- A peripheral angiogram is a test that uses x-rays and contrast to help your doctor find narrowed or blocked areas in one or more of the arteries that supply blood to your legs. The test is also called a peripheral arteriogram.
- Doctors use a peripheral angiogram if they think blood is not flowing well in the arteries leading to your legs or, in rare cases, to your arms. The angiogram helps you and your doctor decide if a surgical procedure is needed to open the blocked arteries. Peripheral angioplasty is one such procedure. It uses a balloon catheter to open the blocked artery from the inside. A stent, a small wire mesh tube, is generally placed in the artery after angioplasty to help keep it open.
Your doctor will give you instructions about what you can eat or drink during the 24 hours before the test.
- Usually you’ll be asked not to eat or drink anything for before your peripheral angiogram.
- Tell your doctor about any medicines (including over-the-counter herbs and vitamins) you take. He or she may ask you not to take them before your test. Don’t stop taking your medicines until your doctor tells you to.
- Tell your doctor or nurse if you are allergic to anything, especially iodine, shellfish, latex or rubber products, medicines like penicillin, or x-ray contrast.
- Leave all of your jewelry at home.
- Arrange for someone to drive you home after your angiogram.
- A small bruise at the puncture site is common. If you start bleeding from the puncture site, lie flat and press firmly on that spot. Ask someone to call the doctor who did your peripheral angiogram.
- Call your doctor if:
- your leg with the puncture becomes numb or tingles, or your foot feels cold or turns blue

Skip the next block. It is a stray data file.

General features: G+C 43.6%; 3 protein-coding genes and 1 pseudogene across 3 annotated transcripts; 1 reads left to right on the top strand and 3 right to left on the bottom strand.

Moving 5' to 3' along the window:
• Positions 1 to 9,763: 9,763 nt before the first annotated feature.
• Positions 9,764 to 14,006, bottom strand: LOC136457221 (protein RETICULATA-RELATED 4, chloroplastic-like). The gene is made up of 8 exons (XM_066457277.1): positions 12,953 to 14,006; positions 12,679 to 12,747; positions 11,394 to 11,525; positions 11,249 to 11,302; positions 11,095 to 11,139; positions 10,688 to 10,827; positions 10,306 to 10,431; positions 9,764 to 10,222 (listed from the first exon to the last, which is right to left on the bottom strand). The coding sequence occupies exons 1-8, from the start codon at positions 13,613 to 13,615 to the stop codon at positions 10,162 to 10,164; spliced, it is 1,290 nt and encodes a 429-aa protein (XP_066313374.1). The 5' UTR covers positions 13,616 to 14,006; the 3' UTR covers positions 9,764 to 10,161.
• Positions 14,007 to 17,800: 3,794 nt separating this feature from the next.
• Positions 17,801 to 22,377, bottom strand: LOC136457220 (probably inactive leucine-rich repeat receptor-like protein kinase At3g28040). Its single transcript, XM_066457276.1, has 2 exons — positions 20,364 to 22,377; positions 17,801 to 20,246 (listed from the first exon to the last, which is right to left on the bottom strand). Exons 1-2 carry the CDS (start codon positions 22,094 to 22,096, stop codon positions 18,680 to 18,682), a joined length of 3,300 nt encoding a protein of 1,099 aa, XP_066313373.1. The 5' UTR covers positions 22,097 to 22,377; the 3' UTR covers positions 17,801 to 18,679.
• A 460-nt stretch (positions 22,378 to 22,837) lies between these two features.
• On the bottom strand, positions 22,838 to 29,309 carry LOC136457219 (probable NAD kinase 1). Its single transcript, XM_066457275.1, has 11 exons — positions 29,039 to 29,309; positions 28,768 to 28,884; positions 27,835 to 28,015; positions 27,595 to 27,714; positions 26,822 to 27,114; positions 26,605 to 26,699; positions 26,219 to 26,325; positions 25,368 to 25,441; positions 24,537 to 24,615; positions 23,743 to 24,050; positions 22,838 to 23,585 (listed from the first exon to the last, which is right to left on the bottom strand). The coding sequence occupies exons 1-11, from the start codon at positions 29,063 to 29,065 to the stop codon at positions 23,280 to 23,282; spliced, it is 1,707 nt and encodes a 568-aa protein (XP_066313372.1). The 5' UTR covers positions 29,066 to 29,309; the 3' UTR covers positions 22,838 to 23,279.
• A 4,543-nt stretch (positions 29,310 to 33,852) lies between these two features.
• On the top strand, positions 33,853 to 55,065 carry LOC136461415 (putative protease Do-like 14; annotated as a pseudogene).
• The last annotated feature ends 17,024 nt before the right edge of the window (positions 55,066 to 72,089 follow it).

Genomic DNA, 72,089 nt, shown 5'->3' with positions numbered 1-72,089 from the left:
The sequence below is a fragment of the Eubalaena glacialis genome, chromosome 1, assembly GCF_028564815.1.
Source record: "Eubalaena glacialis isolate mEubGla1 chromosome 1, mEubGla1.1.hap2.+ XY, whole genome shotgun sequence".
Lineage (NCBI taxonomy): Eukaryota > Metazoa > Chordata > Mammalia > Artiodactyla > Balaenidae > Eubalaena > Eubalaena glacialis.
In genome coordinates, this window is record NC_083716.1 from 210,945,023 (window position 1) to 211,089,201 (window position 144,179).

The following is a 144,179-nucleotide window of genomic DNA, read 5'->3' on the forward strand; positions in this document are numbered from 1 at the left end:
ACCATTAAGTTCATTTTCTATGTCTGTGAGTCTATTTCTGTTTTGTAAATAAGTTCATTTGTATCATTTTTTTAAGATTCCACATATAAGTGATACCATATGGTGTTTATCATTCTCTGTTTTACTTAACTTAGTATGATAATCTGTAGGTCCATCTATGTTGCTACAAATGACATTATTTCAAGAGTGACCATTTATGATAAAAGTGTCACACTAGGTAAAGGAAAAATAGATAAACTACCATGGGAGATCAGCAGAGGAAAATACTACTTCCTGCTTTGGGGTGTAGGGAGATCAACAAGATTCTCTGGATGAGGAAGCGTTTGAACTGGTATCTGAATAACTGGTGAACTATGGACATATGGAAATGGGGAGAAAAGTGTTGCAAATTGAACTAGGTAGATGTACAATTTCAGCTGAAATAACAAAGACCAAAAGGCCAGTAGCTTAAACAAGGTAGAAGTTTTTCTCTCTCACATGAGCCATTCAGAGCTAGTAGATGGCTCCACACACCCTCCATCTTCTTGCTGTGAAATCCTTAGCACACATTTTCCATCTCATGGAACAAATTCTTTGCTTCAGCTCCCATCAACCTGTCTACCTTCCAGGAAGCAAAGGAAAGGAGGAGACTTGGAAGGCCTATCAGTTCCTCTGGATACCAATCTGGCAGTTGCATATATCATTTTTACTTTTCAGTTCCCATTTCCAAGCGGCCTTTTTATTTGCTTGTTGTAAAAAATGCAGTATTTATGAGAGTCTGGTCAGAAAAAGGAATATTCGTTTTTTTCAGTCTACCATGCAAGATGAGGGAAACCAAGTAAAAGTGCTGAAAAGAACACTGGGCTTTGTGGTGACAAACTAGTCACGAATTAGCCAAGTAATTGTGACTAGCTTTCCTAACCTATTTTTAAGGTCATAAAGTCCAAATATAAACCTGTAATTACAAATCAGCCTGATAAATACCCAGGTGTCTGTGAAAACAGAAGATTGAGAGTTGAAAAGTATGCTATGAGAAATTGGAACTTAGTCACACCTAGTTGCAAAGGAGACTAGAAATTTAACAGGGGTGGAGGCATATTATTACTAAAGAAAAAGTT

- the area around the puncture site looks more bruised
- the puncture site swells or fluids drain from it
HOW THE PROCEDURE IS PERFORMED
- A doctor with special training performs the test with a team of nurses and technicians. The test is performed in a hospital or outpatient clinic.
- Before the test, a nurse will put an IV (intravenous line) into a vein in your arm so you can get medicine (sedative) to help you relax. You’ll be awake during the test.
- A nurse will clean and shave the area where the doctor will be working. This is usually an artery in your groin.
- A local anesthetic will be given to numb the needle puncture site.
- The doctor will make a needle puncture through your skin and into your artery, and insert a long, thin tube called a catheter into the artery. You may feel some pressure, but you shouldn’t feel any pain.
- The doctor will inject a small amount of contrast into the catheter. This makes the narrowed or blocked sections of your arteries show up clearly on x-rays. The dye may cause you to feel flushed or hot for a few seconds.
- A peripheral angiogram usually takes 1 to 3 hours from the time you arrive until the catheter is removed.
AFTER THE PROCEDURE
- You will go to a recovery room for 6 to 8 hours.
- To prevent bleeding, the nurse will put pressure on the puncture site. After about 45 minutes, the nurse will remove the pressure and check for bleeding.
- The nurse will ask you not to move the leg used for the catheter.
- The nurse will continue to check often for bleeding or swelling.
- Before you leave, the nurse will give you written instructions about what to do at home.
- Drink lots of liquids to make up for what you missed while you were preparing for the angiogram and to help flush the dye from your body. For most people, this means drinking at least 6 glasses of water, juice, or tea.
- You can start eating solid food and taking your regular medicines 4 to 6 hours after your angiogram.
- Don’t drive for at least 24 hours.
- The puncture site may be tender for several days, but you can probably return to your normal activities the next day.
- Your doctor will get a written report of the test results to discuss with you.
- Serious risks and complications from peripheral angiograms are very unlikely. But in rare cases:
- The catheter that doctors insert into your artery during a peripheral angiogram damages the artery. Emergency surgery may be needed to restore blood flow to the artery.
- People have allergic reactions to the dye used in the test. Tell your doctor if you are allergic to dyes, iodine, or shellfish.
- There may be other possible risks. When you meet with your doctor, please ask questions to make sure you understand why the procedure is recommended and what the potential risks are.